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Last updated November 30, 2014

While Online Social Media is recognised as one of the most effective channels to promote your cause, traditional media such as newspapers, radio and television still definitely have their place. If you want to make the most of these channels, it pays to have a policy to make sure everyone understands why and how this media should be used. In writing your media policy, make sure you:

1. Clearly identify the purpose of the policy.
For example: The purpose of this policy is to ensure that all communication with the media is accurate, consistent and meets all legal requirements to our stakeholders. Defining the purpose puts the policy into context and helps staff and volunteers understand its importance.

2. Define the term ‘media’ as it relates to YOUR policy.
This could mean all traditional media such as newspaper, radio or television, but it could also include magazines, community newsletters and digital media such as internet news sites and / or social media pages. While your media policy can cover all of these media avenues, it is useful to have a separate and specific policy for the use of Social Media.

3. State what your organisation hopes to achieve by talking to the media at all.
Is it to raise the profile of your organisation in the community? Is it to provide transparency in your operations? Is it to inform community stakeholders? It could be all of these things or something else altogether. By letting your team know what you hope to achieve, they can draft any comments or responses with a clear direction in mind.

4. Identify who is responsible for media promotion.
While many people may contribute to the media promotion, you need to be clear about who is ultimately responsible  for both planning and implementation. Can media releases be sent as matter of course, or do they need to be authorised by the board, or manager, before sending?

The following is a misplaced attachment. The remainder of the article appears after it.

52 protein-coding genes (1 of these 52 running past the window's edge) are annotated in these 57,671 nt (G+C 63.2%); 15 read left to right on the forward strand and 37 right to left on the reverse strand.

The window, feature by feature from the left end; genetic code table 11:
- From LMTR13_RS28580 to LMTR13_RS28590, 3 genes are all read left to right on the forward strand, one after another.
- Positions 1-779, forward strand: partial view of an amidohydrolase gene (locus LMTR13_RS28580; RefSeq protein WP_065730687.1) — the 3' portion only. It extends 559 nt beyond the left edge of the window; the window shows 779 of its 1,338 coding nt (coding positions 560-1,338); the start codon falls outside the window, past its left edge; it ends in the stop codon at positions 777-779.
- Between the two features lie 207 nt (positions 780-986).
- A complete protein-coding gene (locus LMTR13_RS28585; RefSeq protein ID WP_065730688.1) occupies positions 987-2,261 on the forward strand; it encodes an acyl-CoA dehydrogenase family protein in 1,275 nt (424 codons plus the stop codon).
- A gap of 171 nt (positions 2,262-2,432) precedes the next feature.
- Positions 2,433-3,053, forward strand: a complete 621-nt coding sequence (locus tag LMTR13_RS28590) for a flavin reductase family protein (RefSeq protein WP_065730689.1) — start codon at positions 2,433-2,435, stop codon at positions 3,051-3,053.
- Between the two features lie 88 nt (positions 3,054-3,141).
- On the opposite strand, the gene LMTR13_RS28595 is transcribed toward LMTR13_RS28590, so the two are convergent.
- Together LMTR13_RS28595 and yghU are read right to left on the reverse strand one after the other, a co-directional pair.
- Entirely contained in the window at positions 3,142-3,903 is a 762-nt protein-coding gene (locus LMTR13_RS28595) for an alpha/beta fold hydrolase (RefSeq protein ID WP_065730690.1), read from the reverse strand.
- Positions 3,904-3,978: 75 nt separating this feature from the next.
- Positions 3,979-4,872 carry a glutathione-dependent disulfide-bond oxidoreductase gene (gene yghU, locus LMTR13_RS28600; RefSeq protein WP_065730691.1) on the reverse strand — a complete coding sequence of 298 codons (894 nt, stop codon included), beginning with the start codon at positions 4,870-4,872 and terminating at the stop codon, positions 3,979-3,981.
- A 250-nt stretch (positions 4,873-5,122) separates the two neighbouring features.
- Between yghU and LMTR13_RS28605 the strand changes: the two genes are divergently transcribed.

5. Clearly state the procedure for sending images to the media.
This is particularly important if you work with vulnerable clients or service users, but in all cases, it is important to pay attention to people’s privacy and in some cases, safety. If the photograph has been taken in a public place, you are not legally required to get permission to publish, however it is best practice (and good manners) to do so.

6. State who is authorised to respond to the media and in what context.
Some organisations choose to allow just one or two people to speak to the media, where as others allow specific people to speak about specific topics or programmes. Make sure you clearly define any boundaries that exist for individuals.

7. Set clear procedures for responding to the media in relation to controversial issues.
The best way to respond to controversial issues is to be prepared ahead of time. Don’t wait until you are in a time of crisis to prepare your position. Decide how you will deal with controversy before it happens.

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